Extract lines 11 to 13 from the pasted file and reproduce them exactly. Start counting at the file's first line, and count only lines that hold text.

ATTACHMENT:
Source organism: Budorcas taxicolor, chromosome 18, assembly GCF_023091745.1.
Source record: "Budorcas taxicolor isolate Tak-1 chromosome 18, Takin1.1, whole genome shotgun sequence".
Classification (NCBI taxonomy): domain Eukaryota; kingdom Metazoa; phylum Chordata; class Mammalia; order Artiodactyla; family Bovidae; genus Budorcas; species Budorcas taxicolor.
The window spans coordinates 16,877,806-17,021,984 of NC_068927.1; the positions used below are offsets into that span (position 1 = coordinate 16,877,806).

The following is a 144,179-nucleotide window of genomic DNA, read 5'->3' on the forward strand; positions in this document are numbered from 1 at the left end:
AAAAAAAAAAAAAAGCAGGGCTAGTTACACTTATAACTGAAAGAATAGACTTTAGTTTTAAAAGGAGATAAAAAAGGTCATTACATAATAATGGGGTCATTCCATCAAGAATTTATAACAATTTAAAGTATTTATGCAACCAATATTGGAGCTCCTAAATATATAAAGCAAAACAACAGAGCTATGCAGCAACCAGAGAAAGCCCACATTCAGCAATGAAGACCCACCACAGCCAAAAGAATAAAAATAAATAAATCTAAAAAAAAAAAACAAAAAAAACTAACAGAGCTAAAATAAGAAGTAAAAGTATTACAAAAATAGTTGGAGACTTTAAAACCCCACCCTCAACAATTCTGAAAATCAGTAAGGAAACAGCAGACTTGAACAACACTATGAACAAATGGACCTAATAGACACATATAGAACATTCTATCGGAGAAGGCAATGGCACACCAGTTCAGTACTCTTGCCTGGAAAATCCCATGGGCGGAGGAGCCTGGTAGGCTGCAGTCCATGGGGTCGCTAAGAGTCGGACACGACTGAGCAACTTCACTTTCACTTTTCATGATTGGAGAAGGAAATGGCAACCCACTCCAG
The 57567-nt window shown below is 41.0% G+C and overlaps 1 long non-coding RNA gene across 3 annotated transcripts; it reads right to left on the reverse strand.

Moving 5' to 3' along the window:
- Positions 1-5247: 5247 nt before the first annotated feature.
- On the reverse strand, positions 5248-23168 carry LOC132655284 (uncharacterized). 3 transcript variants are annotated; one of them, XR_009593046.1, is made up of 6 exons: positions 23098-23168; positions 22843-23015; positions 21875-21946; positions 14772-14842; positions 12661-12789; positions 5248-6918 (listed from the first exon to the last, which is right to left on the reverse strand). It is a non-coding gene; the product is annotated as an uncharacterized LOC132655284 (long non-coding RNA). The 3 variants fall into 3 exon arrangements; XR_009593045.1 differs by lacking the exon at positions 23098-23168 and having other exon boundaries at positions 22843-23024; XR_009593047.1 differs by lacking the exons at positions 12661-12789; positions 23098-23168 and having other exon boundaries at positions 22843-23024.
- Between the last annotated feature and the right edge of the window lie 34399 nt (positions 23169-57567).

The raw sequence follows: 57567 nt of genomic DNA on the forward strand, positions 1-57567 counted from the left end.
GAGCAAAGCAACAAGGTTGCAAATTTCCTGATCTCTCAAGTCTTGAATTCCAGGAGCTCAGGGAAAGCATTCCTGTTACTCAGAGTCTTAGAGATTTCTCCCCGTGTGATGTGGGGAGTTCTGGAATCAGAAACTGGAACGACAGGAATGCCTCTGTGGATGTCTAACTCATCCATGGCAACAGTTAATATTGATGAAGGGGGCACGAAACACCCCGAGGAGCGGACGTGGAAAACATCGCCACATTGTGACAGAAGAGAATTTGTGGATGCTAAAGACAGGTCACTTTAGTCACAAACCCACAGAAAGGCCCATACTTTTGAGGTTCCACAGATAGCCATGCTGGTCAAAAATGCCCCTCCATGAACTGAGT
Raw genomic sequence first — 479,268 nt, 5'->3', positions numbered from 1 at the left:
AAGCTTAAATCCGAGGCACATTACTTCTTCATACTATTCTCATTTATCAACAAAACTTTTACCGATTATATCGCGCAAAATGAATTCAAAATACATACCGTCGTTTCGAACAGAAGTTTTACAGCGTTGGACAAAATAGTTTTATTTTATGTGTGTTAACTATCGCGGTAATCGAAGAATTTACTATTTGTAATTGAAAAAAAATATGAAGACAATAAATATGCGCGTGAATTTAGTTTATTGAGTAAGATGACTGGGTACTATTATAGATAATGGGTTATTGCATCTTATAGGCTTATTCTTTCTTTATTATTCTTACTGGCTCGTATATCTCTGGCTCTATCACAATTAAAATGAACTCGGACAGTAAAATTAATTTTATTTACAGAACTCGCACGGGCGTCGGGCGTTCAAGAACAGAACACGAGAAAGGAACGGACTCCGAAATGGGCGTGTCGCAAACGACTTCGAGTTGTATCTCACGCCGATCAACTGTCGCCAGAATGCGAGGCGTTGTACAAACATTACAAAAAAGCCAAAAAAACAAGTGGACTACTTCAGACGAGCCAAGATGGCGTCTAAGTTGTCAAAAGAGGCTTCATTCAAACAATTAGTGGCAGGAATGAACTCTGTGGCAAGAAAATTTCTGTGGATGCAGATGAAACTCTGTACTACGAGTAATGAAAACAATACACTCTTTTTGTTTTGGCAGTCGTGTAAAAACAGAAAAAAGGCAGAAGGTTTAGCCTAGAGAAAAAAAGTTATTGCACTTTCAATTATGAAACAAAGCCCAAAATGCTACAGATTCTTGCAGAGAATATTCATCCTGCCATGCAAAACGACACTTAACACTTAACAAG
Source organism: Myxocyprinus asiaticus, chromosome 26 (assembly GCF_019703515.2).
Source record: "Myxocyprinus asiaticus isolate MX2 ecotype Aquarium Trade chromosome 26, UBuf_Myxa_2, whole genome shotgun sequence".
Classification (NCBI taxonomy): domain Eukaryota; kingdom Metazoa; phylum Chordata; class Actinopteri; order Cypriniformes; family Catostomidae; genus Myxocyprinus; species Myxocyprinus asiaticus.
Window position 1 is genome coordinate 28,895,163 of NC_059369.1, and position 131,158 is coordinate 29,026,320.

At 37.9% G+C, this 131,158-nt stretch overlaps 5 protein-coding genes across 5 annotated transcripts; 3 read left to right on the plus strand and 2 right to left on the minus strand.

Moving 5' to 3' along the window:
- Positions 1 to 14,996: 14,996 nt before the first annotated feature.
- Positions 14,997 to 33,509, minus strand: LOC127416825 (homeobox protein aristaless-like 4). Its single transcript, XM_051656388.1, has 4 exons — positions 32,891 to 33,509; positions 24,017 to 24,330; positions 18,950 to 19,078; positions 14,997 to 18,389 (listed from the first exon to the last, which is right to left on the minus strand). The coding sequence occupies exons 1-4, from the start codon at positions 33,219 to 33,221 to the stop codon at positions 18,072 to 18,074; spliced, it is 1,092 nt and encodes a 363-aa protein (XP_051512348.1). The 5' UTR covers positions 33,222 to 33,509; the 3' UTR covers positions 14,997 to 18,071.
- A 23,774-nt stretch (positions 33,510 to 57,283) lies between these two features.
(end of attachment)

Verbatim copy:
- Between the last annotated feature and the right edge of the window lie 34399 nt (positions 23169-57567).

The raw sequence follows: 57567 nt of genomic DNA on the forward strand, positions 1-57567 counted from the left end.
GAGCAAAGCAACAAGGTTGCAAATTTCCTGATCTCTCAAGTCTTGAATTCCAGGAGCTCAGGGAAAGCATTCCTGTTACTCAGAGTCTTAGAGATTTCTCCCCGTGTGATGTGGGGAGTTCTGGAATCAGAAACTGGAACGACAGGAATGCCTCTGTGGATGTCTAACTCATCCATGGCAACAGTTAATATTGATGAAGGGGGCACGAAACACCCCGAGGAGCGGACGTGGAAAACATCGCCACATTGTGACAGAAGAGAATTTGTGGATGCTAAAGACAGGTCACTTTAGTCACAAACCCACAGAAAGGCCCATACTTTTGAGGTTCCACAGATAGCCATGCTGGTCAAAAATGCCCCTCCATGAACTGAGT